Intercity buses provide long distance service between major metropolitan areas, or between major cities and rural communities. It is a mode that competes with intercity trains like Amtrak and airlines, yet also serves as a essential connector for both modes.
The COVID-19 pandemic has significantly impacted the intercity bus system, more so than public transit, Amtrak, or airlines, and slower to recover. Many bus companies have permanently reduced service (and withdrawal from certain regions) and some small carriers have gone out of business altogether.
Types of intercity bus
Mainline intercity bus is a legacy service carried from an earlier era before the interstate highways. The bus would travel across major cities with stops in rural towns in between. Greyhound is the dominant mainline carrier (with other independently owned regional carriers covering parts of the mid-west and plains states).
Mainline/rural connection service has been reduced significantly over the decades as laws have changed to deregulate the intercity transportation market (including bus, rail, and air) and carriers began to abandon unprofitable routes. To address the reduction in rural service, the federal government instituted a grant program: 5311(f) to subsidize rural intercity buses. Some of those 5311(f) funded routes are operated by public transit agencies, or through private companies either under the companies' brand or through a unified regional brand like the POINT in Oregon or Bustang in Colorado.
A key characteristic of the mainline network is that the regional mainline carriers and most 5311(f) carriers have ticketing arrangements with Greyhound and share terminals in cities where they connect. Through trips can be booked via Greyhound. Some lines are designed to connect with Amtrak trains and through tickets are sold through Amtrak as part of the Amtrak Thruway program.
The deregulation of the intercity transportation has spawned competition between bus companies on popular city pairs, with the most notable being on the East Coast. These carriers provide direct service via the interstates with few or no stops and charge demand based pricing similar to airlines. Ticketing for low fare carries is done online and they do not have ticket agents.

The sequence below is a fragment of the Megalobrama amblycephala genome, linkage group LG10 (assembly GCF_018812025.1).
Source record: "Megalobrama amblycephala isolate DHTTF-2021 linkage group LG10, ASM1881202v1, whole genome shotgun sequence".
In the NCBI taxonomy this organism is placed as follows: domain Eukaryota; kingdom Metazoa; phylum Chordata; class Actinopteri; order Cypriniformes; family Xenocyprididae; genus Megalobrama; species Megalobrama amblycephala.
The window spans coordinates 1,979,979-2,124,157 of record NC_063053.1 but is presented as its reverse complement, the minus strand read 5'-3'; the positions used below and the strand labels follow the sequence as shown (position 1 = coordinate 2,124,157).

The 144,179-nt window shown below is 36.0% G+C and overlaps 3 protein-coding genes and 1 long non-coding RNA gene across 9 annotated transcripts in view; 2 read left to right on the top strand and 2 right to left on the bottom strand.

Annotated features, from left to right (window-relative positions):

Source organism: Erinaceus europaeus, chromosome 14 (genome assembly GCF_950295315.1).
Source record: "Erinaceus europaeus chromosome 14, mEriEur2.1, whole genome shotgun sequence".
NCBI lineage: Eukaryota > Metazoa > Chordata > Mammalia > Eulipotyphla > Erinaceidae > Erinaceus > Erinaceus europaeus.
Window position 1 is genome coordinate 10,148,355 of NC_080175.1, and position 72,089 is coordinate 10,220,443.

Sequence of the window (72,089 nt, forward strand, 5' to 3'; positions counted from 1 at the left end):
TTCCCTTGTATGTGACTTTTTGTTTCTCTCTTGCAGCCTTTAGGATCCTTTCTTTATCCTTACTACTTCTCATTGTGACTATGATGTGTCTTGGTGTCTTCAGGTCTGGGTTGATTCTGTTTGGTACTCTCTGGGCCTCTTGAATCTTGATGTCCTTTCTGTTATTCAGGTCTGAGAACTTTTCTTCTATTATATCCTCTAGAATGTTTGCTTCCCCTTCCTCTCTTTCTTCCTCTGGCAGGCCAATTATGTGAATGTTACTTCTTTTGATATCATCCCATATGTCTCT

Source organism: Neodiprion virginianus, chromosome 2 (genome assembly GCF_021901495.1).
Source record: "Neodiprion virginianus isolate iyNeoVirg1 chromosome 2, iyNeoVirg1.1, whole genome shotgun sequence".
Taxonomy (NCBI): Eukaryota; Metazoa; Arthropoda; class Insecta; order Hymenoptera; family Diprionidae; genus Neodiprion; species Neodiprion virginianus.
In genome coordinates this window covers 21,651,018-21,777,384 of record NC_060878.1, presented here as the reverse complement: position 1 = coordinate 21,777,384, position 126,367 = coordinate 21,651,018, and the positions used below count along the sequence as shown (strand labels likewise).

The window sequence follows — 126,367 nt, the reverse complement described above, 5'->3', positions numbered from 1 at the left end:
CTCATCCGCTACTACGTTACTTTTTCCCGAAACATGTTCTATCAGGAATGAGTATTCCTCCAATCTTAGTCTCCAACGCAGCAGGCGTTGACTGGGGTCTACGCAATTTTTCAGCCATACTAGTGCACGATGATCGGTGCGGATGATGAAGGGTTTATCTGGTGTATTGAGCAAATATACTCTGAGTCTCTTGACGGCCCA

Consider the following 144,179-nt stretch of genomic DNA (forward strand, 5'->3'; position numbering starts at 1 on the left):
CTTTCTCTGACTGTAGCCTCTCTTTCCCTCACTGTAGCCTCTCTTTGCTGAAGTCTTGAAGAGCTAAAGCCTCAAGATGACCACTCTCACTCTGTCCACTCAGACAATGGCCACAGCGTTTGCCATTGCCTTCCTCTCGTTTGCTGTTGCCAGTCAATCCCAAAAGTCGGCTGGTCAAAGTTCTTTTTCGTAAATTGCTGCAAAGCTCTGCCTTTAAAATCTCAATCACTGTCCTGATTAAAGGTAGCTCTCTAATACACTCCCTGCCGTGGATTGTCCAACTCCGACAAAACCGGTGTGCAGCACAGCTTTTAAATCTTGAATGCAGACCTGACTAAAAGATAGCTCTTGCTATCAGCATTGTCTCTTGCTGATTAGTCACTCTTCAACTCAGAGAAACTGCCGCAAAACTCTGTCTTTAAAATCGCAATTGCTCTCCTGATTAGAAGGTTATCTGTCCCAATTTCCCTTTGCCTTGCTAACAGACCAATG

Megabus and Flixbus are major express/low fare intercity bus carriers. Mainline carriers like Greyhound also provide express service on some popular city pairs. Independently owned "Chinatown" carriers also compete in the express/low fare market particularly in the northeast part of the US.
Some smaller carriers offer intercity bus trips to and from major hub airports such as LAX and ORD. They may offer long term parking at their pick up locations and/or pick ups at hotel or college campus. These carriers provide a price competitive option to regional air service and direct access to airports that have more choices of airlines and destinations.
Hispanic market/Cross border
Some intercity bus carriers focus on the immigrant/farm worker market and provide service from various cities to the US/Mexico border and onward to Mexico. These carriers are either owned by the same companies or partner with companies that operate intercity buses in Mexico. These buses generally pick up from Latino owned grocery or convenience stores in the communities and have company owned terminals at major hubs in cities such as Los Angeles and Dallas. Tickets for these buses can be purchased from agents or online.
For some of the popular city pairs like Los Angeles and Las Vegas, there would be a variety of intercity bus companies of different types (mainline, express, cross border) competing with different boarding locations, onboard amenities, price points, and target clientele.